Kenya’s pyrethrum sector getting back on its feet
Since the appointment of a new management team at the Pyrethrum Board of Kenya steps have been taken to revieve the industry. Managing Director Dr Isaac Mulagholi spoke to Star writer MORAA OBIRIA
What is ailing the Pyrethrum Board of Kenya
of funds. The board does not have any budgetary support from the
government. Even the banks do not want to give us loans or the credit
facilities because our financial statements are negative. The government
only gave us a loan of Sh863 million at a four per cent interest
annually between 2006 and 2008 to clear the farmers debts and there was
no single investment. And therefore, we do not have the trigger fund.
PBK has an annual budget of Sh1.4 billion but we do not have that
money. All we need is Sh300 million as a trigger fund to generate our
own revenue to jump start our operations.
Have you made successful strides towards reviving the industry
we must identify ourselves as a revival team.When we came in in 2009,
we had to visit all the 18 pyrethrum growing counties to introduce
ourselves. We heard their grievances and demands which included increase
of the product price, providing advance payment and planting materials
as others had uprooted the flowers or neglected them. We
sourced for Sh12 million from our foreign customer which we used to
buy the 31 million planting materials from the farmers who had not
uprooted the flowers and then distributed them to others.
also used a portion of the same amount to pay farmers Sh100 on delivery
which is an increase from an earlier pay of Sh58 minimum and Sh375
from Sh200 maximum. We also got Sh5million from the Ministry of
Agriculture which we used for tissue culture laboratories and
nurseries. We were able to produce more than 6 million planting
materials. From August 2009
to the end of last year, we have distributed 37 million planting
materials to restart the farmers production.The advance payment and
increase of product price have acted as incentives to farmers giving
them a morale to come back to the industry. In June 2009, we only had 10 acres under pyrethrum but by September 2011 we had over 20,420 acres. We also got another payment from another international customer to sustain the advance payment. That is a remarkable progress so far.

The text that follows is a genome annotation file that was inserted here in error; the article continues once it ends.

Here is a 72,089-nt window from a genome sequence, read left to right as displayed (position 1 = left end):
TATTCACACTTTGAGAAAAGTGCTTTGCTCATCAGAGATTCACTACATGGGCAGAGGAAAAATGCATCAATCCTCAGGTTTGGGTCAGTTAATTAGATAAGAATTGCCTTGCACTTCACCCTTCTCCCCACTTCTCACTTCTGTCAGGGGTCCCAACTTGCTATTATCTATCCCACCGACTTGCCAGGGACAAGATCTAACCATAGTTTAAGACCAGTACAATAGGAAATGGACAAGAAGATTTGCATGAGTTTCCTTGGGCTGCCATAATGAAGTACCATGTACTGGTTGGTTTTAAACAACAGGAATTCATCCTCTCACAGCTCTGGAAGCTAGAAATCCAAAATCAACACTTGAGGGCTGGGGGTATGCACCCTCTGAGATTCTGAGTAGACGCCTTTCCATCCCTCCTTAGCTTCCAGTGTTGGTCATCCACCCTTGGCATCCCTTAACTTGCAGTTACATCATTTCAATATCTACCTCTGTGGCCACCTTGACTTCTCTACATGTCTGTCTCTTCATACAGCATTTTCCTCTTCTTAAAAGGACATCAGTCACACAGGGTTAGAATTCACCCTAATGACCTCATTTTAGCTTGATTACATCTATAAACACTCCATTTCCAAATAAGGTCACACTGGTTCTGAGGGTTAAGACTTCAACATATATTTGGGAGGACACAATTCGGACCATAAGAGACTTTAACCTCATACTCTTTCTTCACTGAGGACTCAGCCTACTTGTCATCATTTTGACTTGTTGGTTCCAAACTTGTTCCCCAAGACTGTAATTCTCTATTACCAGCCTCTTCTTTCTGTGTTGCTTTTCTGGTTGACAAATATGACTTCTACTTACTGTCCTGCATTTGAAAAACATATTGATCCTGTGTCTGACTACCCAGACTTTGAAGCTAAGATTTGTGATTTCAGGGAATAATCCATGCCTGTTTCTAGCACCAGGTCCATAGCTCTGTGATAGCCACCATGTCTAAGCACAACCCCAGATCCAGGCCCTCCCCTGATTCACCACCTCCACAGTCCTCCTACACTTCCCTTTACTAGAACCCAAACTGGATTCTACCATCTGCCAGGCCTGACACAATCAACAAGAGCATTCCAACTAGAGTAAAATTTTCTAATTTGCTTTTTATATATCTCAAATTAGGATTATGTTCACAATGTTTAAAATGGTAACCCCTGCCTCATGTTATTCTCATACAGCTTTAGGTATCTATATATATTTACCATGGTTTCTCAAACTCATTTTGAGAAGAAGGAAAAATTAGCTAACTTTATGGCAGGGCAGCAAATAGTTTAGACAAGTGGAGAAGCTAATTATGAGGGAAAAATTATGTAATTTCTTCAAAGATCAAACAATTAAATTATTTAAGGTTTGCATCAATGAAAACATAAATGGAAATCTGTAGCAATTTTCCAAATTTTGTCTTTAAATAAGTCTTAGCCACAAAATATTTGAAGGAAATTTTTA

How do you minimise the factors that are impeding your progress of bringing life to PBK.
Ideally the local and international customers are
sustaining the Pyrethrum Board of Kenya. Without them we cannot carry
out our factory operations.They are sparingly taking the risk in paying
for the products up front. Without them we unable to purchase our
inputs. Currently we are focused on sustaining the operations of this
factory because we do not have the money to put back into our system or
invest. Therefore to avoid major hiccups we source for many customers
and take little from each one of them. And as soon as the products are
processed we pay back immediately. Currently we are processing 4,325
kilograms of pyrethrum which we are expected to pay back as soon as
possible to get more money.
Being a government parastatal are there any plans to partner with any foreign firm to boost your operations?
do not partner with foreign governments but individual customers.They
are the ones who pre-pay for the products thereby not only availing a
ready market for our products but also cash to run our operations.
is a major contributer in the agricultural sector and the Kenyan
economy, how much does it expect to gain locally, regionally and
globally from its revival?
Economically, PBK is able
to generate an annual revenue of Sh13 billion to this country from its
technical product and a profit of more than Sh 22,000 from each of its
six end use products. Socially, we will have more malaria treatment and animal health drugs as well as crop pesticides. Environmentally, the pyrethrum produced pesticides are non-poisonous to animals and human beings.They are biodegradable. This is how much we are losing out in this industry’s breakdown.